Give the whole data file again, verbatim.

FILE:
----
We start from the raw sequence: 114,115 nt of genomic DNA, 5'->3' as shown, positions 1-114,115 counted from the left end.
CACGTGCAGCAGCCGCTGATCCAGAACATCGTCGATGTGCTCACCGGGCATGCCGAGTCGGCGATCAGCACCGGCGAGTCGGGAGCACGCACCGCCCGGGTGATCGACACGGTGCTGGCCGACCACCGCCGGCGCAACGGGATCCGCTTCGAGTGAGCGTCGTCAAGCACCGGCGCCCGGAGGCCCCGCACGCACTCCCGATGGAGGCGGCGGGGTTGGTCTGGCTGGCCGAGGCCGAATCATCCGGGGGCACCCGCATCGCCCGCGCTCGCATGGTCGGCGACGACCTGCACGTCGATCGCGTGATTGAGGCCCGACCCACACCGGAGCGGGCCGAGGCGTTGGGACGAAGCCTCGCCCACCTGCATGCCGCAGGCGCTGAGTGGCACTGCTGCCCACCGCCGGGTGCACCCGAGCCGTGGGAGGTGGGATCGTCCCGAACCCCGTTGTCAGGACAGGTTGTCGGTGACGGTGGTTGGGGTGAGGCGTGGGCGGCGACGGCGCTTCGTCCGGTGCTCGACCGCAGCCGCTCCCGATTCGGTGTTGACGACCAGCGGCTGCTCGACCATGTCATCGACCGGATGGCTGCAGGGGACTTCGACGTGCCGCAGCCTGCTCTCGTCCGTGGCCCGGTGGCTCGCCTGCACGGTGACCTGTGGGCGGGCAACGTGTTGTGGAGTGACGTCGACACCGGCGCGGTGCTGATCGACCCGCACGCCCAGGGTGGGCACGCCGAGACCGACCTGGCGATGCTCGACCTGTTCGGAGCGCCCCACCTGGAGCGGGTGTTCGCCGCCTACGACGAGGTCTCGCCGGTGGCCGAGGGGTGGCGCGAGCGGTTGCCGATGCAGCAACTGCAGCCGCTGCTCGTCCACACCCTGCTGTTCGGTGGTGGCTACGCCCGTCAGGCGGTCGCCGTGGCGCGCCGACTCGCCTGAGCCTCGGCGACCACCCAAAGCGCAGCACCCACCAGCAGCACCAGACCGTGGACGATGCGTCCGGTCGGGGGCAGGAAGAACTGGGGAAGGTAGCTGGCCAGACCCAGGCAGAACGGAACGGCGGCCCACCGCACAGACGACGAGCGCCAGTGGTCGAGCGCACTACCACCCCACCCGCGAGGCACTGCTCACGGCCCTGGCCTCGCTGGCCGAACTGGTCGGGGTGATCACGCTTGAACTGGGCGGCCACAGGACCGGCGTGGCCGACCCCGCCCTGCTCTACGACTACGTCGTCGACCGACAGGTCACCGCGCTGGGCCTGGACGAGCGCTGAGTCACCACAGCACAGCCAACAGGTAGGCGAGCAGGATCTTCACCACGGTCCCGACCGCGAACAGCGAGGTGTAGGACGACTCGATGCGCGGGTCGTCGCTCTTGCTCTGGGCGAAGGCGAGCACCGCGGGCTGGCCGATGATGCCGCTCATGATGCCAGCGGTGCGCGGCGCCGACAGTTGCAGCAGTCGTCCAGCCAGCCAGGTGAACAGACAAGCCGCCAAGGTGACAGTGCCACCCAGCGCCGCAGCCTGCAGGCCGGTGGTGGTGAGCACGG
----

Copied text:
We start from the raw sequence: 114,115 nt of genomic DNA, 5'->3' as shown, positions 1-114,115 counted from the left end.
CACGTGCAGCAGCCGCTGATCCAGAACATCGTCGATGTGCTCACCGGGCATGCCGAGTCGGCGATCAGCACCGGCGAGTCGGGAGCACGCACCGCCCGGGTGATCGACACGGTGCTGGCCGACCACCGCCGGCGCAACGGGATCCGCTTCGAGTGAGCGTCGTCAAGCACCGGCGCCCGGAGGCCCCGCACGCACTCCCGATGGAGGCGGCGGGGTTGGTCTGGCTGGCCGAGGCCGAATCATCCGGGGGCACCCGCATCGCCCGCGCTCGCATGGTCGGCGACGACCTGCACGTCGATCGCGTGATTGAGGCCCGACCCACACCGGAGCGGGCCGAGGCGTTGGGACGAAGCCTCGCCCACCTGCATGCCGCAGGCGCTGAGTGGCACTGCTGCCCACCGCCGGGTGCACCCGAGCCGTGGGAGGTGGGATCGTCCCGAACCCCGTTGTCAGGACAGGTTGTCGGTGACGGTGGTTGGGGTGAGGCGTGGGCGGCGACGGCGCTTCGTCCGGTGCTCGACCGCAGCCGCTCCCGATTCGGTGTTGACGACCAGCGGCTGCTCGACCATGTCATCGACCGGATGGCTGCAGGGGACTTCGACGTGCCGCAGCCTGCTCTCGTCCGTGGCCCGGTGGCTCGCCTGCACGGTGACCTGTGGGCGGGCAACGTGTTGTGGAGTGACGTCGACACCGGCGCGGTGCTGATCGACCCGCACGCCCAGGGTGGGCACGCCGAGACCGACCTGGCGATGCTCGACCTGTTCGGAGCGCCCCACCTGGAGCGGGTGTTCGCCGCCTACGACGAGGTCTCGCCGGTGGCCGAGGGGTGGCGCGAGCGGTTGCCGATGCAGCAACTGCAGCCGCTGCTCGTCCACACCCTGCTGTTCGGTGGTGGCTACGCCCGTCAGGCGGTCGCCGTGGCGCGCCGACTCGCCTGAGCCTCGGCGACCACCCAAAGCGCAGCACCCACCAGCAGCACCAGACCGTGGACGATGCGTCCGGTCGGGGGCAGGAAGAACTGGGGAAGGTAGCTGGCCAGACCCAGGCAGAACGGAACGGCGGCCCACCGCACAGACGACGAGCGCCAGTGGTCGAGCGCACTACCACCCCACCCGCGAGGCACTGCTCACGGCCCTGGCCTCGCTGGCCGAACTGGTCGGGGTGATCACGCTTGAACTGGGCGGCCACAGGACCGGCGTGGCCGACCCCGCCCTGCTCTACGACTACGTCGTCGACCGACAGGTCACCGCGCTGGGCCTGGACGAGCGCTGAGTCACCACAGCACAGCCAACAGGTAGGCGAGCAGGATCTTCACCACGGTCCCGACCGCGAACAGCGAGGTGTAGGACGACTCGATGCGCGGGTCGTCGCTCTTGCTCTGGGCGAAGGCGAGCACCGCGGGCTGGCCGATGATGCCGCTCATGATGCCAGCGGTGCGCGGCGCCGACAGTTGCAGCAGTCGTCCAGCCAGCCAGGTGAACAGACAAGCCGCCAAGGTGACAGTGCCACCCAGCGCCGCAGCCTGCAGGCCGGTGGTGGTGAGCACGG